"Strangers Sharing The Beginnings Of A Journey..." Craig McEldowney Is "Father", Christanna Rowader Is "Mother" & Gary Patent Is "Tateh"

“Strangers Sharing The Beginnings Of A Journey…” Craig McEldowney Is “Father”, Christanna Rowader Is “Mother” & Gary Patent Is “Tateh”

Furthermore, Gary Patent brilliantly makes his mark as the world-weary-but-determined “Tateh” whose slowly approaching ‘rag boat’ passes the ship “Father” is heading out on as it chugs toward Ellis Island. His sensitive, introspective handling of his part in the trio, “Journey On” is in the same degree stirring, as is his solo descant “Gliding”, which includes an ancillary hint of excitement as “Tateh” gets his first taste of capitalistic success after fleeing from the grime of New York’s Lower East Side. Jeanette Dawson is also terrific as the flirty, scandalous ‘Girl On The Swing’, Evelyn Nesbit. She particularly shines at the center of the infectiously bouncy “Crime Of The Century” (detailing how her ‘husband’, Harry Thaw, “the eccentric millionaire—and a very violent man,” shot and killed her former lover, ‘Madison Square Garden’ Architect, Stanford White.) Tyler Miclean likewise does a fine job as “Younger Brother”—initially presenting a frivolous fellow of leisure who develops a deeper, if somewhat misguided, social consciousness as a result of a chance encounter with famed anarchist Emma Goldman (played by Jean Kauffman.) Not to be overlooked are the younger members of this troupe who also make laudable contributions of their own. Donovan McFann offers our first glimpse into this world of privilege and privation as “Little Boy”—a lad who just may turn out to be none other than the 20th Century’s “Sleeping Prophet” Edgar Cayce (“Warn The Duke” he suddenly shouts upon meeting Gary Brintz as his idol, “Harry Houdini”, when the great illusionist is bound for an appearance in Sarajevo.) Brooke Besikof too, is a delight as “Tateh’s” daughter, “Little Girl”, while little Kingson Higgins is as cute as they get–providing the show some last-minute smiles as the toddler, “Coalhouse Walker III”.

"One Look At You, Now Every Note Feels Right, Comin' Out  All Sweet And Slow." Daebreon Poiema Is "Sarah"

“One Look At You, Now Every Note Feels Right, Comin’ Out All Sweet And Slow.” Daebreon Poiema Is “Sarah”

Lush, romantic, heartbreaking, outrageous, and momentous all at once, your eyes will never leave the stage—nor want to! Having opened Saturday October 11th, “Ragtime” will play through Sunday, October 26th at “The Plummer Auditorium” located at 201 E. Chapman Avenue, in Fullerton, California. Show-times are Fridays and Saturdays at 8:00 PM, Sunday Matinees at 2:00 PM (with an added Saturday Matinee at 2:00 PM on October 25th) Afterward, it will move for an additional two weekends to “The Redondo Beach Performing Arts Center” located at 1935 E. Manhattan Blvd. in Redondo Beach, California. Performance Dates and Times for this engagement are: Saturday November 1st and 7th at 8:00 PM, Sunday, November 2nd and 9th at 2:00 PM, with an added Saturday Matinee on November 7th at 2:00 PM as well. Tickets for each engagement may be obtained by calling 714 589-2770, Ext. 1, between the hours of 11:00 AM to 5:00 PM Monday through Friday; 12:00 PM through 4:00 PM on Saturdays, or by logging onto (Special Group and Student discounts are available for both locations.)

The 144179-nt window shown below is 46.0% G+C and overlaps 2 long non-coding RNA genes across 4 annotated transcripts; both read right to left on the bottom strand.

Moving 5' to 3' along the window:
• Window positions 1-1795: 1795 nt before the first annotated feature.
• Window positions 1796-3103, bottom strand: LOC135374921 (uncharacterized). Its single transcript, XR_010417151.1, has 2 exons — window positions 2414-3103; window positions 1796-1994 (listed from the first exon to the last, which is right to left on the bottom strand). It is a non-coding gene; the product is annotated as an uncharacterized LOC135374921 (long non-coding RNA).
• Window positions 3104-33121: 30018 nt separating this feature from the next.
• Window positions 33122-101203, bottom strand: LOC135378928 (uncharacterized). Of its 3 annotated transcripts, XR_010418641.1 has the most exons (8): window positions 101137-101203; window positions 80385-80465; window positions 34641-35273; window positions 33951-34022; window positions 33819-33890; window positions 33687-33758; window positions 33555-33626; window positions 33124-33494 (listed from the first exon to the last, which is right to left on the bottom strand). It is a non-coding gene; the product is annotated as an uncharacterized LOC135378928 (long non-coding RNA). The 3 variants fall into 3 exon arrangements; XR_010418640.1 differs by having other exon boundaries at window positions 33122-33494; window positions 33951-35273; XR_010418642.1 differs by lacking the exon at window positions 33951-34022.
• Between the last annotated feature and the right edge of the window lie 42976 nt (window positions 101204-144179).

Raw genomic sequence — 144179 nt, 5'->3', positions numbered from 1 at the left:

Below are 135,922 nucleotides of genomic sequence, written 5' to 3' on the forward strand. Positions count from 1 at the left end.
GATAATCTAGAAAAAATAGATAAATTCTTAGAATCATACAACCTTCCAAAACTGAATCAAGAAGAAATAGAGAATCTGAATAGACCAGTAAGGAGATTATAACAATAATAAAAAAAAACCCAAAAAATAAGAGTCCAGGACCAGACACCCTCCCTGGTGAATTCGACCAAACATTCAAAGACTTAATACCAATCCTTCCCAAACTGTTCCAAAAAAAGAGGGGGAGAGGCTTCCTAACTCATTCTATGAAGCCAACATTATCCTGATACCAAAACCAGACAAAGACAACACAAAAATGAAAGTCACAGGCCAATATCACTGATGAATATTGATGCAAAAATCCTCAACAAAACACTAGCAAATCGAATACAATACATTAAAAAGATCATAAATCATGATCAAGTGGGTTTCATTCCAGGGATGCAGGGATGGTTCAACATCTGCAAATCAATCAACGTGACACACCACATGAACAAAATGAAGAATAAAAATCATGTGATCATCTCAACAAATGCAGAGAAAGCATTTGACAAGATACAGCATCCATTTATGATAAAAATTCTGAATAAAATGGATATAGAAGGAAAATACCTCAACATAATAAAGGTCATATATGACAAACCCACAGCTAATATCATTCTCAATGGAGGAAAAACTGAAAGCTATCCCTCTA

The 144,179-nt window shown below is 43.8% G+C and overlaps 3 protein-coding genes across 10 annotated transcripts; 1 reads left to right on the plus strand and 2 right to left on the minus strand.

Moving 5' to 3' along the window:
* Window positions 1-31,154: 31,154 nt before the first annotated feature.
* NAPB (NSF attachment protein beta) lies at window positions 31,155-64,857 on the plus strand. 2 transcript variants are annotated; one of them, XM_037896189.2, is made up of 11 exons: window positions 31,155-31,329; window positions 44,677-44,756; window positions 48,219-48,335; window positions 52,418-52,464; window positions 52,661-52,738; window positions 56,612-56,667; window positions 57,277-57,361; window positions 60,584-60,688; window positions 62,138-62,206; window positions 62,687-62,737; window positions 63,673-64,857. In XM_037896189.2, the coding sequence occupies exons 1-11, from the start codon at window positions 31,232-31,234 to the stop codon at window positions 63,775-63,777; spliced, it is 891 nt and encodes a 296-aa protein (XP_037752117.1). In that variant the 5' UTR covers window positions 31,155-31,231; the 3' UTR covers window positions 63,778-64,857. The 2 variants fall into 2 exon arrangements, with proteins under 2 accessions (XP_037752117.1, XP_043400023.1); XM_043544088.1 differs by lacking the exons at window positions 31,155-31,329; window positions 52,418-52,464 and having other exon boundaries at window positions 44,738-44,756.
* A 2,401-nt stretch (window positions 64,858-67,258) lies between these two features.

"...And There Was Distant Music, Simple And Somehow Sublime; Giving The Nation A New Syncopation: The People Called It 'Ragtime'!"

“…And There Was Distant Music, Simple And Somehow Sublime; Giving The Nation A New Syncopation: The People Called It ‘Ragtime’!”

Production Stills By Isaac James Creative  ( Courtesy Of Michael Sterling & Associates ( and “3-D Theatricals”; Special Thanks To Michael Sterling, T.J. Dawson, Daniel Dawson, And To The Cast And Crew Of “3-D Theatricals” “Ragtime, The Musical” For Making This Story Possible.

Past Is Prologue: Anaheim’s “Chance Theater” Is Doing Fine With Their Regional Premiere Of “Maple And Vine”!

September 29, 2014

The Chance Theater Presents The Regional Premiere Of “Maple And Vine” September 19th – October 19th 2014, In Anaheim, CA.